The F-22 has been okayed to fly again, after being grounded, cleared, grounded, then cleared once more—all within a year. And yet, the Air Force hasn't fixed the plane's life threatening flaw. It doesn't seem like it cares.
The F-22 Raptor program was birthed two decades ago, designed, according to its proud Air Force backers, as a decisive stealth, electronics-jamming, nimblest-of-nimble finger in the eye of the Soviet Union. It would guarantee Communist-free skies, being able to out-maneuver and outgun anything Moscow could scramble.
It was plagued from the start. A year after the USAF and Pentagon high-fived over the super billion dollar plan, the first and only F-22 crashed and exploded due to a computer guidance glitch. The program remained "essentially unaffected," the NYT reported back in 1992, and it continued—with nail-biting Pentagon urging:
Today, though, at least six other aircraft — the Russian MIG-29, SU-27 and SU-35, the French Mirage 2000 and Rafael and the European Consortium's Eurofighter — threaten to surpass the aging F-15, our current top-of-the-line air-to-air fighter.
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These words came from Air Force Secretary F. Whitten Peters in a 1999 NYT op-ed. Note that none of those countries posed (or pose) a threat to the US. France is in NATO.
And since then? It's not just the oxygen supply problems of recent months. After formally entering service in 2005, the plane has proven to be a mechanical pain in the ass, all while making us exactly 0% safer against enemies that don't exist. It flies exercises, rather than fighting. In May, Wired's David Axe summed up the plane's material woes:
Last year, rust problems briefly grounded most of the F-22 force. A whole squadron of Raptors had to turn back from a planned flight from Virginia to Japan in 2007 when their navigational systems went haywire as the planes crossed the International Date Line. In 2006, an F-22 pilot was stuck in his plane on the ground for five hours because the canopy wouldn't open.
Does the Raptor's stealth supremacy lie in its ability to stay absolutely still? Are we battling a fleet of Russian tyrannosaurs?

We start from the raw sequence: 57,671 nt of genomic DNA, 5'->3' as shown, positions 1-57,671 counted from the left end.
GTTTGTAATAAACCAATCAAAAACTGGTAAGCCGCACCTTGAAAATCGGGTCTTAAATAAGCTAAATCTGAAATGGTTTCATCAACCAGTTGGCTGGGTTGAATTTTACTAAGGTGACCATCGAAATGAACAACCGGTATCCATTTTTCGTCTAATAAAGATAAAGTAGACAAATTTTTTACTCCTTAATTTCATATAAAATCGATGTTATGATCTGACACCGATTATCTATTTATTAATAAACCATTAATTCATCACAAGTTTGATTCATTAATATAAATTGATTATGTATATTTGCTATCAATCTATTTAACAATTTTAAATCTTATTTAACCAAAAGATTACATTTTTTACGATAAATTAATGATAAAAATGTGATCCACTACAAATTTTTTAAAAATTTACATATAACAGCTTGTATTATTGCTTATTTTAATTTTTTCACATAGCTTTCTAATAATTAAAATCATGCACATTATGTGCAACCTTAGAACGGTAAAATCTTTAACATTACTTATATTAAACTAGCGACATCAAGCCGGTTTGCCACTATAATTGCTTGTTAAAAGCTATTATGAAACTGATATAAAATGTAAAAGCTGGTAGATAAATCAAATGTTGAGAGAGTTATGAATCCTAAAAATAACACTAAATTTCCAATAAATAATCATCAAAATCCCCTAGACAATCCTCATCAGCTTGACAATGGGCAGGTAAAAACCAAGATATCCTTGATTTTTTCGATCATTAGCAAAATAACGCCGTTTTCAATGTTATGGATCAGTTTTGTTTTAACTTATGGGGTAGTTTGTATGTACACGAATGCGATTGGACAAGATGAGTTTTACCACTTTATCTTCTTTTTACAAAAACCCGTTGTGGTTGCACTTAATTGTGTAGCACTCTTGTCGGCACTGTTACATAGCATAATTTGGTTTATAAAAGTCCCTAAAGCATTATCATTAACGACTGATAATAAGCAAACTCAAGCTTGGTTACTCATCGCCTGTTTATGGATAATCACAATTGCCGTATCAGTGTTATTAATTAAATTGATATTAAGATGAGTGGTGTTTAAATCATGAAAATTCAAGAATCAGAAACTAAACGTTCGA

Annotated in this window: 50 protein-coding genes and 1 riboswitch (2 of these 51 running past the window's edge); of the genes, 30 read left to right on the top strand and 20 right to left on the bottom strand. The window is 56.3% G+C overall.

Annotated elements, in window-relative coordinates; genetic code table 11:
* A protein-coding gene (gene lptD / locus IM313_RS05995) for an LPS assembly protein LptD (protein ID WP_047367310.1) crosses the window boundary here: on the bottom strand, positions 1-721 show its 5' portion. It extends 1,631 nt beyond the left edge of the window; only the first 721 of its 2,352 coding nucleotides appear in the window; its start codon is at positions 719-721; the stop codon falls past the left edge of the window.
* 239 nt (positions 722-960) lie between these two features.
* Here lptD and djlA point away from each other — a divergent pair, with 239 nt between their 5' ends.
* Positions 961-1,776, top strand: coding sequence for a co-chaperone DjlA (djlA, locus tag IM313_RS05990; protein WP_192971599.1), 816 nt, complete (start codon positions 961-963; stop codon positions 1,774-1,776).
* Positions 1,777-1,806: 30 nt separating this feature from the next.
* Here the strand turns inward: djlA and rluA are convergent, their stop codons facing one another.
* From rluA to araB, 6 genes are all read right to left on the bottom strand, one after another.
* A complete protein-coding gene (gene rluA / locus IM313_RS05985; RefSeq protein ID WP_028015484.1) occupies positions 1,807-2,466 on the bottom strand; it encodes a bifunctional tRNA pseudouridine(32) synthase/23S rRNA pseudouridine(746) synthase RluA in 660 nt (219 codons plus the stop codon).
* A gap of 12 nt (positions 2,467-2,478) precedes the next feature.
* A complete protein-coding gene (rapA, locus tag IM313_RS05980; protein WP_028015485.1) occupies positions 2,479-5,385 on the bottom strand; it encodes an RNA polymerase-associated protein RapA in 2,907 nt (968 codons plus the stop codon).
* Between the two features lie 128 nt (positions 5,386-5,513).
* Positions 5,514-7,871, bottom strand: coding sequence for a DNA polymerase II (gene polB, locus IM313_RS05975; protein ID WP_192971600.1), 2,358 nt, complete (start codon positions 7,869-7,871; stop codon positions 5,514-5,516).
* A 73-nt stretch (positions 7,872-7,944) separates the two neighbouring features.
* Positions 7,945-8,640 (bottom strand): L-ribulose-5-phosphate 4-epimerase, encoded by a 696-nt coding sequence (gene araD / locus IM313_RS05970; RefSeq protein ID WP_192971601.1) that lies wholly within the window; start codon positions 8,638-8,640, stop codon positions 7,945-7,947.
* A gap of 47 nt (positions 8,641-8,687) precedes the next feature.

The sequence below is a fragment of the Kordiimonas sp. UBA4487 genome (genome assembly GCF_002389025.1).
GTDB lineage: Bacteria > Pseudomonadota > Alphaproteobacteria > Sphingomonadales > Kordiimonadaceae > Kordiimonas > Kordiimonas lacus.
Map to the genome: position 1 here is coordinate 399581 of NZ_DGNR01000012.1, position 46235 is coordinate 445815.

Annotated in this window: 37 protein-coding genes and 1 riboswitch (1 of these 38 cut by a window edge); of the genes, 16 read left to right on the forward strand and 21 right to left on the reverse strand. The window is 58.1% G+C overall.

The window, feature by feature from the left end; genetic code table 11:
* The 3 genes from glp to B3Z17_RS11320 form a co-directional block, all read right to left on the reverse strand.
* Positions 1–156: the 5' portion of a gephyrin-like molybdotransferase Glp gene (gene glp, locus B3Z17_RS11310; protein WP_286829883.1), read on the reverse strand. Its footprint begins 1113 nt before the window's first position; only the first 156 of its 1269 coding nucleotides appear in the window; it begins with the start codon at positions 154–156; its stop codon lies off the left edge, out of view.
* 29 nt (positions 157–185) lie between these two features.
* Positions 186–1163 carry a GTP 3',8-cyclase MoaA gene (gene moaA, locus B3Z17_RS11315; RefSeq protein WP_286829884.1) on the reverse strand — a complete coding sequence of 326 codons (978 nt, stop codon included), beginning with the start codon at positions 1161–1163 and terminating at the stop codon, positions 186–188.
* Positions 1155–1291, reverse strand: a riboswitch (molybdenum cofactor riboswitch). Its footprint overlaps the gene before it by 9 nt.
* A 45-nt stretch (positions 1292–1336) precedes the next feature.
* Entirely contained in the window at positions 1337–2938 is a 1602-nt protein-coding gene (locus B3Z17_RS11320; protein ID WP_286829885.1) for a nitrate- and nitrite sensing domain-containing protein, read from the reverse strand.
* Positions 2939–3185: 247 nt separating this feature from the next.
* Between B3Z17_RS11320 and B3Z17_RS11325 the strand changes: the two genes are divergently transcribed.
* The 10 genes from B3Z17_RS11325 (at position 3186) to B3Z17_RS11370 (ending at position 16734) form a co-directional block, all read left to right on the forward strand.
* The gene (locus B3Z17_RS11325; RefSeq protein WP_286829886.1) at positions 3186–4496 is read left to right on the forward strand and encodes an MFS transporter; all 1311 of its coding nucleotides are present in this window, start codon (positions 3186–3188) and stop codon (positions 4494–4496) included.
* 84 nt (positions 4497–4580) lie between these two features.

But what about Libya, that consummate display of Western air power? The revolution that was won from the sky? The F-22 was sitting on the ground. American Drones and NATO jets did the shooting.
Mixed in to all of this, of course, is the aforementioned oxygen problem, which has caused hypoxia-like symptoms—pilots can't breathe. This might have already killed one pilot in a crash last year, and poses a threat to literally every single plane, every single time it's in the sky. The Pentagon's taken a wait and see approach with the F-22's oxygen defect—but what more needs to be seen? Repeated groundings have yielded no fix at all, and after each embarrassment, the Air Force simply says it'll take precautions and collect data, to no end.
So why keep the F-22? Politics and money. Surprise! Each time one of the clipped-wing superbaubles is constructed, it taps workers in 44 states across the country. That's 44 sets of legislators with a cruise missile pointed up their asses to keep those workers working, and to justify the Air Force's mission to defend the skies. From what? I do not know. But this isn't likely to change anytime soon—if ever. It's just the way things work. The weapons industry trumps any rationality of the country those weapons are labeled to defend. It's self-propagating, self-justifying, entirely an end in itself.
Simply, the F-22 doesn't need to be fixed, because "The Next Air War" F. Whitten Peters dreamt of isn't on the way. Former Defense Secretary Gates even admitted as much, calling the F-22 a "niche" plane. What needs to be killed, scared, or otherwise blown to hell from the sky can be done so with our sophisticated flock of UAVs—a killing mechanism unprecedented in the history of things destroying other things. They're our crown jewel, not F-22s lying fallow in Alaska and Virginia.
But if we're going to keep the stealth rave going, let's at least make sure it doesn't kill anyone. The Pentagon just gave Lockheed Martin $24 million, atop the billions they've already received, to find and fix the oxygen supply defect. So, once and for all, find the cause of the problem. We were originally supposed to build 600—thanks goodness we stopped at 160. So let's deal with the ones we have, and fix the damn thing.
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